JUST AS FLORIDIANS learned to put up plywood to protect their properties in September, contractors have to learn to take steps to protect their rights when they see a potential claim coming toward them.
In JTE Constructors of North Carolina Inc. v. United States Fidelity and Guaranty Co., 2003 WL 22937715 (Middle District North Carolina), the court had to deliver some bad news to a contractor because it didnt keep the records necessary to show its extra costs.
JTE was a subcontractor to Santaro on a highway project for the North Carolina Department of Transportation. JTE was delayed substantially in doing its work and submitted a claim to Santaro, which Santaro did not deny. When Santaro didnt pay the claim, JTE sued Santaro and its surety.
Although a lot of other issues were in the decision, the one that caught my attention was toward the end, where the court looked at some of the specific damages claimed for the delay. JTS wanted $200,215.82 for extended field overhead, extended home office overhead and lost profit. The reason it did not get this money was that the court didnt like how it computed its numbers.
For the field overhead, JTE took its estimate used for bidding purposes but provided no evidence supporting the specific amounts that comprised its additional field costs. For its office overhead, it took 10% of its field overhead. For its lost profit, it took 10% of the total of these numbers. Then, it multiplied the total of all these by 8.5, the number of months that NCDOT allowed Santaro as an extension of time.
Lost profits are always the hardest thing to recover.
"In short, not only is JTEs suggested calculation insufficient as a matter of law to support delay damages, but JTE has not provided evidence upon which a jury could perform any calculation of extended overhead and lost profit based on delay to a reasonable certainty." (Westlaw opinion, pg. 6-7).
The bonding company ended up not having to pay anything to a subcontractor who was clearly affected by a delay that wasnt its fault.
It didn't have to end up this way. By now, most contractors keep their costs electronically, in a job cost detail program. It should have been possible for the comptroller to show what actual jobsite expenses were being incurred: the cost of an office trailer, storage trailer, phone/fax lines, fax machine, temporary power, sanitation, cleanup, secretarial, jobsite personnel and their vehicle expenses and so on. The contractor should be able to produce at least his business records of all these expenses and, if necessary, the paperwork of invoices and canceled checks to back them up.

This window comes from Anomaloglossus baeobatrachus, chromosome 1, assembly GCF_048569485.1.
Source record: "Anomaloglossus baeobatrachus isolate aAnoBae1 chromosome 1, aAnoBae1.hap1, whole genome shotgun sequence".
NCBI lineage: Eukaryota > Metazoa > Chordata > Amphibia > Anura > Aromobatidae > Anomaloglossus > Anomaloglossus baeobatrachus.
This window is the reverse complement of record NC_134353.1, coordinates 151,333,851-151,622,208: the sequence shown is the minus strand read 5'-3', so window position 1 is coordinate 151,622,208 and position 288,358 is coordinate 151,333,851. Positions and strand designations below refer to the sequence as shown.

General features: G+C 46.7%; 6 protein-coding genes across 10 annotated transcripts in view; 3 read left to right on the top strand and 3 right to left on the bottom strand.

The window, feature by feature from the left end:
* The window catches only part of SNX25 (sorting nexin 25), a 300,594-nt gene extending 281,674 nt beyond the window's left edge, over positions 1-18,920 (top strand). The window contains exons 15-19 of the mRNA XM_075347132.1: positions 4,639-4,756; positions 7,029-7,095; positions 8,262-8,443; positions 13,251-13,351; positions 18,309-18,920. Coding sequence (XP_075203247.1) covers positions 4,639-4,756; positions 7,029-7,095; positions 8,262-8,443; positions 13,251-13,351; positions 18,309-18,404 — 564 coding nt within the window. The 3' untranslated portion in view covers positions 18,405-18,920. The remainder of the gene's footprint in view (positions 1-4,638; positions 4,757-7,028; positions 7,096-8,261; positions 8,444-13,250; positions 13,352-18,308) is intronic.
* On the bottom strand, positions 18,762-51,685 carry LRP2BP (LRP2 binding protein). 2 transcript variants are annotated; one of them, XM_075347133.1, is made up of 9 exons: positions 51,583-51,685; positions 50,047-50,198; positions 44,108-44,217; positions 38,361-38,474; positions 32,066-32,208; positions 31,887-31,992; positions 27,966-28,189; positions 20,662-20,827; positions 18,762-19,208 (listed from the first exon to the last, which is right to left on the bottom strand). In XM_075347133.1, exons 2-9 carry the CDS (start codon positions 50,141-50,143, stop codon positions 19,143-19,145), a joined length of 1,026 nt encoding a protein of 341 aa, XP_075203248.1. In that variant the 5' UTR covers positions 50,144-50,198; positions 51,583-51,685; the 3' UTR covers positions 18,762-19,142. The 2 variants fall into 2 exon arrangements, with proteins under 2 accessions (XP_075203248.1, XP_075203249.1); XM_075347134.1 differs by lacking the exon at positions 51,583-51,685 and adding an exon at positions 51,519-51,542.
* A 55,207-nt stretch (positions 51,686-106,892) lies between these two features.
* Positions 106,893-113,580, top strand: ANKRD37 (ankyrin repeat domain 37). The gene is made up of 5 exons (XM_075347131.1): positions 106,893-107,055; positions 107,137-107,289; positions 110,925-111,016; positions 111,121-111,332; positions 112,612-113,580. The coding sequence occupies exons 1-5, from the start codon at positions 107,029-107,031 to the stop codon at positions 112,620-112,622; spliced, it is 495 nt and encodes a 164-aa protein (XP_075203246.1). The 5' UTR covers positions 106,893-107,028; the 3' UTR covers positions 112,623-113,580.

Similarly, the Eichleay formula, named after a decades' old government contract appeal case, gives a contractor a means of calculating how much of its home office overhead can be attributed to the delay on this one job. If the contractor has financial statements prepared by an accountant, it should have the basic information from which an Eichleay calculation can be performed.
This is not rocket science.
Lost profits are always the hardest thing to recover, although most boards and courts would absolutely agree that they are recoverable. The difficulty is proving how much you would have made "but for" this particular delay. Difficult, but not impossible, but you have to be prepared to open up your bid, and your records on other jobs, to examination and attack. It may be necessary to employ a construction accountant to assist you, but if the amount in dispute is great enough (in the JTE case, it was more than $200,000), it may make economic sense to do just that.
Long before litigation would require this, however, a contractor can do a lot to improve his chances of collecting what he is owed while the job is still going on.
At the first sign of a problem, the contractor should meet with his field forces and comptroller and identify all the potential costs that could be affected by the problem. A separate job number should be assigned to them, and the superintendent or foreman responsible for the job in the field should, on a daily basis, code which costs are part of the regular work and which ones are attributable to the problem. This includes coding all time sheets and jotting down what it was that the person was doing that is not part of the regular scope of work. This information can then be captured in the office in a neat little printout that is just the size to fit in a juror's hand or be blown up on a big screen in front of the jury box.
Of course, all these steps wont work in every situation, and they are just that many more balls for a busy contractor to have to juggle. But wouldnt a couple extra hundred thousand dollars in the bank be worth it?
Susan McGreevy is a partner at Husch & Eppenberger, Kansas City, Mo., tel. 816/421-4800 or e-mail to susan. [email protected]